Buying a Waterproof Jacket
I have recently taken the plunge and made the decision to replace my 12 year old jacket and enter the world of modern fabrics and design. I thought I would jot down my experience and share it with you.
Firstly, it’s important to remember that staying dry is the key to staying warm. I spent a lot of time researching different jackets and trying lots on before making a final choice. This is definitely advisable if you are thinking of spending your hard earned cash, as a good waterproof jacket will set you back anything from £120 to £500 depending on what specification, fit, fabric, style, brand and colour you’re after. Don’t feel under pressure to buy until you are happy with your choice.
Things to Consider
The fit: Each brand has a different fit to the next and their sizes don’t necessarily correlate either. I have quite a long torso and short legs, so for me some of the jackets weren’t long enough. For this reason I was glad I spent lots of time in the shop trying everything they had before committing to buying.
Material: It would appear there are lots of different feeling waterproof materials these days. Some feel silky whereas others feel crispy. I was told they are all quite durable in comparison to materials from the 70’s for example.
Each material type has a different weight, with the lighter fabrics being generally less durable, so if weight is a big issue, you may have to forego durability in order to reduce weight. I personally went for a thicker, crispier feeling one as I will use it lots for climbing and don’t fancy ripping it on the rock. Some of the silkier ones had a really comfy fit. I chose a jacket with Gore Tex Pro, as Gore Tex is the most well known waterproofing system and it is well respected, due to it’s breathability, windproofness and waterproof qualities. Breathability means that your sweat will evaporate and not make you wet from the inside (think a long hard run dressed in a plastic bag if you want to know what un-breathable feels like).
Specification: There are hundreds of jackets on the market, all with a different specification. The more technical you get, the more you pay. The sorts of specifications you can look for are:
- Gore Tex / Gore Tex Pro
- Taped Seams
- Cuff Velcro – to help stop water moving under your cuffs
- Hem Toggles – Easy use toggles are a must
- Hood Peak – Adjustable and shapable
- Hood Toggles – To help keep it on in high winds
- Hood Size – Suitable for a Helmet
- Chin protector – To stop velcro / zip grazing your chin
- Ventilation – under arms to cool down on a hard walk-in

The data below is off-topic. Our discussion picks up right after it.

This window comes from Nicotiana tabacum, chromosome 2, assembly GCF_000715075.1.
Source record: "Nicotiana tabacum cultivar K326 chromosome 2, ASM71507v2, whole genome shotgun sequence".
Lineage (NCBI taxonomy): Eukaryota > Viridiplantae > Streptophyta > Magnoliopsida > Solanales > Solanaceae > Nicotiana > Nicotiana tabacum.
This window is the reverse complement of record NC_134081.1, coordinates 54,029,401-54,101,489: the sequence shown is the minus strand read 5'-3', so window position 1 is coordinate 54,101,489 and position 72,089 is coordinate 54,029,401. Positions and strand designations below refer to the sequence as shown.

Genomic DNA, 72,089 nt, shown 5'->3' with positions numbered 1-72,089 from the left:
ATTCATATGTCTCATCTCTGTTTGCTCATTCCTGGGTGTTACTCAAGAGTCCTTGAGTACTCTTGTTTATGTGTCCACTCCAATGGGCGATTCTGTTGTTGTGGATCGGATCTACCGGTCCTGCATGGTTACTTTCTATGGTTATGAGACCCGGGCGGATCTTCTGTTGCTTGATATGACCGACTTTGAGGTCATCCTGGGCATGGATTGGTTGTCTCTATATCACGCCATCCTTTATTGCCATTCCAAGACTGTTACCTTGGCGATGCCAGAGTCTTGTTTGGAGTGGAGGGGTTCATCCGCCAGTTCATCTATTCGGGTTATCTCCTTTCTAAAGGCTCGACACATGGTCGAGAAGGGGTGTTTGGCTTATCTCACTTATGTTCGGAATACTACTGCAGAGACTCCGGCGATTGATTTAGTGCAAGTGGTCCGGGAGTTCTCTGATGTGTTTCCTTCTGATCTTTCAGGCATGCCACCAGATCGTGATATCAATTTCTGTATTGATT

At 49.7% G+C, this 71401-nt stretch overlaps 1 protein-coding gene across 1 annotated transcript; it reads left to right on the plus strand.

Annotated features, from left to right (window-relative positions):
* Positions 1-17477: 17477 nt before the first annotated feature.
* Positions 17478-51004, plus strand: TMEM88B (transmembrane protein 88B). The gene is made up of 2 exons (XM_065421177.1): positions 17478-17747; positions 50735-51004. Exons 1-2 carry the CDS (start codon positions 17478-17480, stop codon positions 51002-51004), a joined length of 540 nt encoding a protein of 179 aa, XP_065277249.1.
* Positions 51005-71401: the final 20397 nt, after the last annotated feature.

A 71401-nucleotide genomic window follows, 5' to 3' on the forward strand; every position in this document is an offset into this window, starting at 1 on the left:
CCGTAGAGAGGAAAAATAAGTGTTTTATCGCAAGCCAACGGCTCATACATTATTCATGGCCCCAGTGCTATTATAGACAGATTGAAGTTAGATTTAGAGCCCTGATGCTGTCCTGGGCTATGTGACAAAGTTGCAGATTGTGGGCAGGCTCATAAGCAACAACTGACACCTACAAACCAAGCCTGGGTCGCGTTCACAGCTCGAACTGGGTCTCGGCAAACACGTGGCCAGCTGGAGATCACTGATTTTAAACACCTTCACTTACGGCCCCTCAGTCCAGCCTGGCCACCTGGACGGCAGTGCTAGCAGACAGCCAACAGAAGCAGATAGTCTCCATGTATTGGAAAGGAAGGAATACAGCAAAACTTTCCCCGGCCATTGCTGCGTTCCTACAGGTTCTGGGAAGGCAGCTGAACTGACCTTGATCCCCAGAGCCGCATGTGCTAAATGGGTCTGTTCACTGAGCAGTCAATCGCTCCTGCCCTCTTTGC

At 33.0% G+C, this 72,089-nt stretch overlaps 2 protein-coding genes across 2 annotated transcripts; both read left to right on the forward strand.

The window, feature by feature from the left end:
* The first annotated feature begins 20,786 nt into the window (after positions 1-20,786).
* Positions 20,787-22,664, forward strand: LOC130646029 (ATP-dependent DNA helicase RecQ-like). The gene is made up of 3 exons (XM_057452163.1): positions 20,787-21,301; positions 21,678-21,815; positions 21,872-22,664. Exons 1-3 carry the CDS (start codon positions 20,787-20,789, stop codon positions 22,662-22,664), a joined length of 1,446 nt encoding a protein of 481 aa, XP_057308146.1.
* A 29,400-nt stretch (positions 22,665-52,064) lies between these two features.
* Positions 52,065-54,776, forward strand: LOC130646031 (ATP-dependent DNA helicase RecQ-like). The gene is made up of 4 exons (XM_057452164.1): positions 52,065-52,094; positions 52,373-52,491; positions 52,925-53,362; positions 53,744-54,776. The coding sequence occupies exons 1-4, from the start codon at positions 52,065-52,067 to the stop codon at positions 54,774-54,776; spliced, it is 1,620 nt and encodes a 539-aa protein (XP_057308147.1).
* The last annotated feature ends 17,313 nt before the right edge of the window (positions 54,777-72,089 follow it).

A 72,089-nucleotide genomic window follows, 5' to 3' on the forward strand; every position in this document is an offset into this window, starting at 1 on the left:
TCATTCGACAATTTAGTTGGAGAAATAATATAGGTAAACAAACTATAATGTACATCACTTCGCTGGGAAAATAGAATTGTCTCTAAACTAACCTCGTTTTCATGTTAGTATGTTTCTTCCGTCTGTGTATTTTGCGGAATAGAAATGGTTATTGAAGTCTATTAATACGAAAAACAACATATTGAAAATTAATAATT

- Pocket Size – Big enough for Snacks/ Map/ Guidebook
- Pocket Position – Try it on with a harness
- Number of Pockets
- Size when packed
Once you start to look at the Tech Specs of jackets online, either at individual manufacturers’ websites or at an online retailer, you will become familiar with different features. Cotswold Outdoor are one retailer who have a wide range of jackets available from different manufacturers, along with Technical Specifications to help you make the right choice.
Weight and size: Jackets are available with or without inner layers. Some have none and some may have a few. I guess you need to consider what the purpose of the jacket is and how much you will be wearing/carrying it. My jacket will spend a fair bit of time in my bag, so I didn’t want anything too big and heavy.
Movement: When you try on any jacket lift your arms up and down as you would if you were climbing and see how much the waist area moves. The assistant in the shop was telling me that modern jackets are designed so the waist area shouldn’t move much, meaning that your harness stays still.
There’s nothing worse than climbing in a jacket that lifts up and leaves your back exposed to the elements!
Zips: From experience, I think it’s important to consider how easy the zips are to open when your hands are frozen and you are tired. Do they have smooth zips and do they have easy to grab tags?
Consider what you are using the jacket for – do you need a large pocket for a map?
What is the best pocket position for you?
How many pockets do you need?
Colour: This may not seem like an important aspect but for me it is. My last jacket was white/grey. I only realised when looking at some photos last year, that when I was outdoors on rocky terrain with also grey/blue trousers on, I was almost invisible. This made me worry what would happen if I fell or got lost.
My new jacket is bright orange and that puts my mind at ease a little more. It’s a Mountain Equipment Gore Tex Pro Jacket and my review will follow soon.
You can find out more about jackets, including my jacket, at Cotswold Outdoor
So, that’s it. If you have any questions, post in our comments box or email us: email@example.com.
This post is sponsored by Cotswold Outdoor.
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